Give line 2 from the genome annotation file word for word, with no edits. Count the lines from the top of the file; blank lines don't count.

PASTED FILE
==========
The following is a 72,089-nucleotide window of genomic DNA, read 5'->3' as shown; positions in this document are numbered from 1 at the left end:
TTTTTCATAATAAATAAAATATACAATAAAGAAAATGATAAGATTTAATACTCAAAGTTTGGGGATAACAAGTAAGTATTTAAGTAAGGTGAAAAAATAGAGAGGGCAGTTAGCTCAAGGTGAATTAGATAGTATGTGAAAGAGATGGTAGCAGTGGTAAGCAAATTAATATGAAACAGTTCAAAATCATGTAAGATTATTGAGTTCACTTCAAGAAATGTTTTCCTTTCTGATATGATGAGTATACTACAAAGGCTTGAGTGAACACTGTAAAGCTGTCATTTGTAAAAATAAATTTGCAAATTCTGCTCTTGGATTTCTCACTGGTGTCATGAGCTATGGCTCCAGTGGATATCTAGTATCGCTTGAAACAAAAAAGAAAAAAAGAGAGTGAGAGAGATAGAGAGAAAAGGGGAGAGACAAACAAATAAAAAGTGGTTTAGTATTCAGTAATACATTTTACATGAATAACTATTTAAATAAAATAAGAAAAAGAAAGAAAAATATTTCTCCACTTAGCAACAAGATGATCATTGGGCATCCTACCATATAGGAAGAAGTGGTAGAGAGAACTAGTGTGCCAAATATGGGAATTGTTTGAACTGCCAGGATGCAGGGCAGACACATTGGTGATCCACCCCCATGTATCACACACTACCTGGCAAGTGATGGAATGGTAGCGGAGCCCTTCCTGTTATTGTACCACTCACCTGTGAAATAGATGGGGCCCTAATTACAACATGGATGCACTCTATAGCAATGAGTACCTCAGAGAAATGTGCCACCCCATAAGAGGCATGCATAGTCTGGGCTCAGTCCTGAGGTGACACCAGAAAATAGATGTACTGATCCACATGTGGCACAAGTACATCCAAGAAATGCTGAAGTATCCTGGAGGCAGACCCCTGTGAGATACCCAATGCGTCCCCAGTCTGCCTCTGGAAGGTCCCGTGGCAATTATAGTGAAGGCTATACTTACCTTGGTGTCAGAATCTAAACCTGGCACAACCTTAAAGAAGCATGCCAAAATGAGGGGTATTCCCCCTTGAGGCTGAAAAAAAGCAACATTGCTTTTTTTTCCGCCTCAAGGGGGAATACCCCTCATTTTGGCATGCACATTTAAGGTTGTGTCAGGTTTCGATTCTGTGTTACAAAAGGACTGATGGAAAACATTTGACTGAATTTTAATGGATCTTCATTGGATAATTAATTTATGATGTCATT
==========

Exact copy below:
TTTTTCATAATAAATAAAATATACAATAAAGAAAATGATAAGATTTAATACTCAAAGTTTGGGGATAACAAGTAAGTATTTAAGTAAGGTGAAAAAATAGAGAGGGCAGTTAGCTCAAGGTGAATTAGATAGTATGTGAAAGAGATGGTAGCAGTGGTAAGCAAATTAATATGAAACAGTTCAAAATCATGTAAGATTATTGAGTTCACTTCAAGAAATGTTTTCCTTTCTGATATGATGAGTATACTACAAAGGCTTGAGTGAACACTGTAAAGCTGTCATTTGTAAAAATAAATTTGCAAATTCTGCTCTTGGATTTCTCACTGGTGTCATGAGCTATGGCTCCAGTGGATATCTAGTATCGCTTGAAACAAAAAAGAAAAAAAGAGAGTGAGAGAGATAGAGAGAAAAGGGGAGAGACAAACAAATAAAAAGTGGTTTAGTATTCAGTAATACATTTTACATGAATAACTATTTAAATAAAATAAGAAAAAGAAAGAAAAATATTTCTCCACTTAGCAACAAGATGATCATTGGGCATCCTACCATATAGGAAGAAGTGGTAGAGAGAACTAGTGTGCCAAATATGGGAATTGTTTGAACTGCCAGGATGCAGGGCAGACACATTGGTGATCCACCCCCATGTATCACACACTACCTGGCAAGTGATGGAATGGTAGCGGAGCCCTTCCTGTTATTGTACCACTCACCTGTGAAATAGATGGGGCCCTAATTACAACATGGATGCACTCTATAGCAATGAGTACCTCAGAGAAATGTGCCACCCCATAAGAGGCATGCATAGTCTGGGCTCAGTCCTGAGGTGACACCAGAAAATAGATGTACTGATCCACATGTGGCACAAGTACATCCAAGAAATGCTGAAGTATCCTGGAGGCAGACCCCTGTGAGATACCCAATGCGTCCCCAGTCTGCCTCTGGAAGGTCCCGTGGCAATTATAGTGAAGGCTATACTTACCTTGGTGTCAGAATCTAAACCTGGCACAACCTTAAAGAAGCATGCCAAAATGAGGGGTATTCCCCCTTGAGGCTGAAAAAAAGCAACATTGCTTTTTTTTCCGCCTCAAGGGGGAATACCCCTCATTTTGGCATGCACATTTAAGGTTGTGTCAGGTTTCGATTCTGTGTTACAAAAGGACTGATGGAAAACATTTGACTGAATTTTAATGGATCTTCATTGGATAATTAATTTATGATGTCATT